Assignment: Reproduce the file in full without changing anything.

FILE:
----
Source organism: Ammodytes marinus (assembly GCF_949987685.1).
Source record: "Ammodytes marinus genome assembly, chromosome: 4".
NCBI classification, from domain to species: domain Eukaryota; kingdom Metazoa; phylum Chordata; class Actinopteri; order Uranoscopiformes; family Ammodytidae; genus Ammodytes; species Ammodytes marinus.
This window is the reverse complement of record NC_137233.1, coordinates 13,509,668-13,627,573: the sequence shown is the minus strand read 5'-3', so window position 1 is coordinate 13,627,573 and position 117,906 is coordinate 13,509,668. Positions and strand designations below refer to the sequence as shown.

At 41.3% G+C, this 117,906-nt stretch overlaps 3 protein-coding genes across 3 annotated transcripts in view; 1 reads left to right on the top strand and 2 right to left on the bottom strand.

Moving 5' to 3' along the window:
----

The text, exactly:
Source organism: Ammodytes marinus (assembly GCF_949987685.1).
Source record: "Ammodytes marinus genome assembly, chromosome: 4".
NCBI classification, from domain to species: domain Eukaryota; kingdom Metazoa; phylum Chordata; class Actinopteri; order Uranoscopiformes; family Ammodytidae; genus Ammodytes; species Ammodytes marinus.
This window is the reverse complement of record NC_137233.1, coordinates 13,509,668-13,627,573: the sequence shown is the minus strand read 5'-3', so window position 1 is coordinate 13,627,573 and position 117,906 is coordinate 13,509,668. Positions and strand designations below refer to the sequence as shown.

At 41.3% G+C, this 117,906-nt stretch overlaps 3 protein-coding genes across 3 annotated transcripts in view; 1 reads left to right on the top strand and 2 right to left on the bottom strand.

Moving 5' to 3' along the window: